The little prince, imagining this scene, suggested that maybe he could stack elephants one on top of the other. But seconds later, he cautioned that the best strategy could only be to avoid their growth. This is because when a baobab has grown too much, nothing else can be done. Those large destructive elements must be stopped in their earliest phases, when they are very small and nothing more than seeds…

“The ground on the planet was infested with baobab seeds. And if we do not remove a baobab seed on time, it will never be possible to be free of it. It will obstruct the whole planet. It drills through it with its roots. And if the planet is too small and the baobabs become large, they will make it shatter.”

– The Little Prince –

Prince Looking out at Baobabs
Prince Looking out at Baobabs

The importance of halting the growth of baobabs in the heart

There are some who see something more in the metaphor of the little prince’s baobab as something more. There are those who warn that, more than just the seeds of our fear, there could also lie the beginnings of evil itself. That destructive force makes the heart sick and is capable of influencing the worst atrocities. It can give shape to the most devastating scenarios of violence and destruction. We all have these in our collective memory.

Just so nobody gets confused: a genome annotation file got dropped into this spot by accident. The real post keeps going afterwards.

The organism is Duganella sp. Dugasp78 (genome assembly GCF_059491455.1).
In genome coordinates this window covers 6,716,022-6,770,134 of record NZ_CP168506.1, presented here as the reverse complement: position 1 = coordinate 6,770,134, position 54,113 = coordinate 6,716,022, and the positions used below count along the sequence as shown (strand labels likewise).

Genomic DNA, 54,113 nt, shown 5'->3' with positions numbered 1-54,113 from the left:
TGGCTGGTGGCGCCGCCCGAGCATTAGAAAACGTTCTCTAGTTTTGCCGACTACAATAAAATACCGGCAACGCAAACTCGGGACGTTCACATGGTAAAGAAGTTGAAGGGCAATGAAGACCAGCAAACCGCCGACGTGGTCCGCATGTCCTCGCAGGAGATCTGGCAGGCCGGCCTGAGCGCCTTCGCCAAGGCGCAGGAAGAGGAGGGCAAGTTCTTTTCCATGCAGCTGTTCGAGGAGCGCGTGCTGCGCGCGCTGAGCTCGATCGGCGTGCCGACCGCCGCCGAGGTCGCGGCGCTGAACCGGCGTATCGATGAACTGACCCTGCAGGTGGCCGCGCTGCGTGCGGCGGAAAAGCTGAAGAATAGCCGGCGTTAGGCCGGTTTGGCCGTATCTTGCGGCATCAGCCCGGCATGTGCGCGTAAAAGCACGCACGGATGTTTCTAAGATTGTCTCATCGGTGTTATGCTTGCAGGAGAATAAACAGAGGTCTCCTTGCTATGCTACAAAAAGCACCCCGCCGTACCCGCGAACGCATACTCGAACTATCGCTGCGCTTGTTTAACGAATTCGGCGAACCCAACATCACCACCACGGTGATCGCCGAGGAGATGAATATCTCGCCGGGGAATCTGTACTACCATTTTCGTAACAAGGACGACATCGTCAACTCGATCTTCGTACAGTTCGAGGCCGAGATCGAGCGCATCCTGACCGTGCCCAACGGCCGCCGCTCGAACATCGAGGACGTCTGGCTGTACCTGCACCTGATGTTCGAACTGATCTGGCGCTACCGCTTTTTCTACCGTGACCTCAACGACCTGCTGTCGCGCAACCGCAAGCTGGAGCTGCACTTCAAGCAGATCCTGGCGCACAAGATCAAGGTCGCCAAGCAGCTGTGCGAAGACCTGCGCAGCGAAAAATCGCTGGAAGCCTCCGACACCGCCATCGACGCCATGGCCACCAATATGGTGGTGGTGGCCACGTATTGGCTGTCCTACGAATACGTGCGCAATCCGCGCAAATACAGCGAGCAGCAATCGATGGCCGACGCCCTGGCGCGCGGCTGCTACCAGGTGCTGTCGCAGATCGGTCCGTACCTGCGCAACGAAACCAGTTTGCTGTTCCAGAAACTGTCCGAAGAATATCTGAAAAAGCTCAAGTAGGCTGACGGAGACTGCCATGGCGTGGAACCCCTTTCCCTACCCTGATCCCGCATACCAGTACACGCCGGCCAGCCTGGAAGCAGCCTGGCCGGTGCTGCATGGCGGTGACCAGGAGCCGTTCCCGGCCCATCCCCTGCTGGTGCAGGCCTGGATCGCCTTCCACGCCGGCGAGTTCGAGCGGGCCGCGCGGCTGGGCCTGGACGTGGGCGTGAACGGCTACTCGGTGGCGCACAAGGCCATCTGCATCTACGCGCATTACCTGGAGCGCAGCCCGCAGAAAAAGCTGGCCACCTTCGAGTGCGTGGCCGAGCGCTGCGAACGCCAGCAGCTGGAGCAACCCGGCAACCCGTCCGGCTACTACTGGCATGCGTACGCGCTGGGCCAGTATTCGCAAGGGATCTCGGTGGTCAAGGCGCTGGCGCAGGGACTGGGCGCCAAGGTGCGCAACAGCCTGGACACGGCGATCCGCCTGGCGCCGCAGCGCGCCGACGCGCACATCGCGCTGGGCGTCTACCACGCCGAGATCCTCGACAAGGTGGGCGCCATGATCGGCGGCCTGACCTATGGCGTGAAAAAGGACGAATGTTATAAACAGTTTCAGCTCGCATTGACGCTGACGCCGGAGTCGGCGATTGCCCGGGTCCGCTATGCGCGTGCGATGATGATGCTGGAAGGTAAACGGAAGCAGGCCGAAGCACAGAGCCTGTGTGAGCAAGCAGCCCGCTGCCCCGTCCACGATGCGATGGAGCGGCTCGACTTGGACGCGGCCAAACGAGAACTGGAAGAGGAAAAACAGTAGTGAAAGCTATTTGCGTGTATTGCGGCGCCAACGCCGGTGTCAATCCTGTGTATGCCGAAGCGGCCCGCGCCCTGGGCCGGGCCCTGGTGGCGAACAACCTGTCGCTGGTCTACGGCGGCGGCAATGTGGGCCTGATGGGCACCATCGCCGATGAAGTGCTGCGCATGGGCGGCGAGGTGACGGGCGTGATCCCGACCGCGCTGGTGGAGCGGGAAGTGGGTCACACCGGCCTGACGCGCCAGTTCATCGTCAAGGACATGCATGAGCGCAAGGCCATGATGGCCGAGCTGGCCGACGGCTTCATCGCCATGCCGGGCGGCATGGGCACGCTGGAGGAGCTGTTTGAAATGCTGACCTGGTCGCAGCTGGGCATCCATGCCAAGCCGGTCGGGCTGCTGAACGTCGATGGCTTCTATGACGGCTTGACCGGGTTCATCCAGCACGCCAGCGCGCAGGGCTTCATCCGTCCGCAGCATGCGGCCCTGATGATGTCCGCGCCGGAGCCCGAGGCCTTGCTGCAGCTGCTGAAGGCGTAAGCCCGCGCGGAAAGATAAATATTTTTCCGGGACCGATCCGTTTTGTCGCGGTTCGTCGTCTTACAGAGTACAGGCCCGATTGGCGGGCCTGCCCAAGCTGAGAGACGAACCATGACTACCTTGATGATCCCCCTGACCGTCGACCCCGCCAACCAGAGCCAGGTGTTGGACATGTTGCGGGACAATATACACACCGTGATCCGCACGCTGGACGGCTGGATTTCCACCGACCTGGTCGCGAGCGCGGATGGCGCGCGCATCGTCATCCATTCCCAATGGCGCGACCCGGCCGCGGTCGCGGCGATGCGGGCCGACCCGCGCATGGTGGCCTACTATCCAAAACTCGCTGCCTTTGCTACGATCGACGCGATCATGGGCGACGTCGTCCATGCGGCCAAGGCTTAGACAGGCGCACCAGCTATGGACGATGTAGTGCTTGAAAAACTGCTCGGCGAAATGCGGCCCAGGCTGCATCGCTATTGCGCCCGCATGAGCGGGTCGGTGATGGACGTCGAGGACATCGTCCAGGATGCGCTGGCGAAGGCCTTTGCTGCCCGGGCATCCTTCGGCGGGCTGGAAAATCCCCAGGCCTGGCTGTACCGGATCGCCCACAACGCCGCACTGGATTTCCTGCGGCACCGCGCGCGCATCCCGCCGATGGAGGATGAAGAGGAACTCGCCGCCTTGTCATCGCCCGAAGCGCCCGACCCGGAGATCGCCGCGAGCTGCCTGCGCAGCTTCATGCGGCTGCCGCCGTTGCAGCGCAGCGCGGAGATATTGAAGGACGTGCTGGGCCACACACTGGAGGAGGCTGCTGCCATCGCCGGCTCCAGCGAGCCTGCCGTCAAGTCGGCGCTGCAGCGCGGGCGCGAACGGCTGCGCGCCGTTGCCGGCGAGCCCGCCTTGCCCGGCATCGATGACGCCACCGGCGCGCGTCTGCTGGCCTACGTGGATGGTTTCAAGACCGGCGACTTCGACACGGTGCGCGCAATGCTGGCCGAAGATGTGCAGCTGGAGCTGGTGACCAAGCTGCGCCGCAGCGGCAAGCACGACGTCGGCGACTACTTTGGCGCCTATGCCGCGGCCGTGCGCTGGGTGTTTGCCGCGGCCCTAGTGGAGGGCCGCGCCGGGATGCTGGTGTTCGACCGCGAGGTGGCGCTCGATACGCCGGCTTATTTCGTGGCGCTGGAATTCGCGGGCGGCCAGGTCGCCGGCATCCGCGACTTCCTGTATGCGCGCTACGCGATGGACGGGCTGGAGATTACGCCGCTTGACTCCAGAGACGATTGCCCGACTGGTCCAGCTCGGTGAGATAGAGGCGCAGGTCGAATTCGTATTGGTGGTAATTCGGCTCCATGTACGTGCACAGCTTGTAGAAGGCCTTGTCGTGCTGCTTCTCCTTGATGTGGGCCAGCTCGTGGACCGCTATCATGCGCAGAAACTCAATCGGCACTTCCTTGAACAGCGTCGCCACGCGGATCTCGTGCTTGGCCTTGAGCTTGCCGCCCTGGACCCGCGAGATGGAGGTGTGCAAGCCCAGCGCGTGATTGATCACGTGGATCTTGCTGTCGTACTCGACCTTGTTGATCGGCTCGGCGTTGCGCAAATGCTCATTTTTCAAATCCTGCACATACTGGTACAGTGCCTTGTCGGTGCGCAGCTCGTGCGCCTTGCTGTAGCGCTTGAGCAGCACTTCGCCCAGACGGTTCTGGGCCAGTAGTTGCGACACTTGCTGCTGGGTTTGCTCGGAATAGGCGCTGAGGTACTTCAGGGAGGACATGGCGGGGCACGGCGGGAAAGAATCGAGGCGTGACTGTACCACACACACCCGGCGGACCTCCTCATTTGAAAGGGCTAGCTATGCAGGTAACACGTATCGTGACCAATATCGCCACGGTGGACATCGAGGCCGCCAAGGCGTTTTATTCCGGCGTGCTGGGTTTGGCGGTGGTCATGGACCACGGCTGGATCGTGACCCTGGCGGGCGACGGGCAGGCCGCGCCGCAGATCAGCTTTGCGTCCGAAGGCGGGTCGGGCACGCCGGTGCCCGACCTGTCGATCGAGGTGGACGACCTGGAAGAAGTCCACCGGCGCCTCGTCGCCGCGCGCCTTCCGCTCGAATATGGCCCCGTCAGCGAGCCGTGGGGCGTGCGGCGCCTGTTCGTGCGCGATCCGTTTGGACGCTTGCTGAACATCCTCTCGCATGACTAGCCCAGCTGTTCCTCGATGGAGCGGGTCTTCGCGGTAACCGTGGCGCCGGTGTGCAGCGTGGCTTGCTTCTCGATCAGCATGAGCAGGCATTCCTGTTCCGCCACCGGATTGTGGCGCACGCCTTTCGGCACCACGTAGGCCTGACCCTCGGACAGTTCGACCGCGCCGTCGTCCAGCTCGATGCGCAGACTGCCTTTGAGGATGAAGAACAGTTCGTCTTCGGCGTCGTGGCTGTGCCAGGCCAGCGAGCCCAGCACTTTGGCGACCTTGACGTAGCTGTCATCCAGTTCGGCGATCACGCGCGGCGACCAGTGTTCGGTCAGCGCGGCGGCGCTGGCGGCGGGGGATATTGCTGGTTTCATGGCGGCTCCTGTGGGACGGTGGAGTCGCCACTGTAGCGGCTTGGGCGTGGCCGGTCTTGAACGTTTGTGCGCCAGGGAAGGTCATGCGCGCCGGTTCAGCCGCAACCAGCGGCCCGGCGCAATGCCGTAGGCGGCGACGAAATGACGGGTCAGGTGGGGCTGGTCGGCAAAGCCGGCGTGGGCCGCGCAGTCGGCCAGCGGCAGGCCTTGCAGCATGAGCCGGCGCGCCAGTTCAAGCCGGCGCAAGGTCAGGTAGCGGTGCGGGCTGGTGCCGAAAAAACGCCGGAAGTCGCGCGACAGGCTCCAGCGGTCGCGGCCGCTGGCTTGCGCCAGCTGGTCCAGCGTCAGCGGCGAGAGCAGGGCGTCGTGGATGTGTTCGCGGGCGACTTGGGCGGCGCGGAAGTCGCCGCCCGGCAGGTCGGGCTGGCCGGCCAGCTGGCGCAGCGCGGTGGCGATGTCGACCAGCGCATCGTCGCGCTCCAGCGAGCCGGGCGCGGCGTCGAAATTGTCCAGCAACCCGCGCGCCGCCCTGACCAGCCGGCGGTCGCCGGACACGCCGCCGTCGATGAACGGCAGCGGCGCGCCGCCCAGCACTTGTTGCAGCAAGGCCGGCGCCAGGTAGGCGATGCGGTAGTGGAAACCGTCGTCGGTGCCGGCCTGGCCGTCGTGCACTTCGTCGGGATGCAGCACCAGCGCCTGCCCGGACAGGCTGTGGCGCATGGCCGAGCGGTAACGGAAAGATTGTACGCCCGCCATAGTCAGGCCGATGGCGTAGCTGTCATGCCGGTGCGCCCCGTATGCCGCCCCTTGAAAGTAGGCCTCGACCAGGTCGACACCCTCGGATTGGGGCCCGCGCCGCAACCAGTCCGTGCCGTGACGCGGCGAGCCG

See Also: Collective Memory

Ultimately, that baobab seed has always been and will always be inside of us. Whether we will raise it and allow it to grow depends on us. Just like on the little prince’s planet, there are good and bad seeds in all of us. Whether they germinate and give root certainly depends on innumerable factors. For example, our upbringing, education, and life experiences…

Regardless, we cannot forget that it is in our hands whether or not we want to be diligent gardeners. We can remove the bad plants on time. The bad seeds have no use for us. They destroy the environment and break the natural balance of our personal garden. This important task is the one that the little prince undertakes every day. He is the one who removed what he didn’t want and tended to what he valued most: his rose bushes.

Prince Watering Flowers, Not Baobabs
Prince Watering Flowers, Not Baobabs

We don’t need lambs or a pack of elephants stacked one on top of the other in order to accomplish this cleaning task. If we have a baobab in the heart, we have the responsibility to remove it on time. At least we should not help its seeds grow. This maintenance task contributes to balance, gives us wisdom, and gives us a sense of discipline. It allows us to be attentive to any change, any unusual growth. Through this, we can stop small problems from growing into immense and terrible baobabs.




This text is provided for informational purposes only and does not replace consultation with a professional. If in doubt, consult your specialist.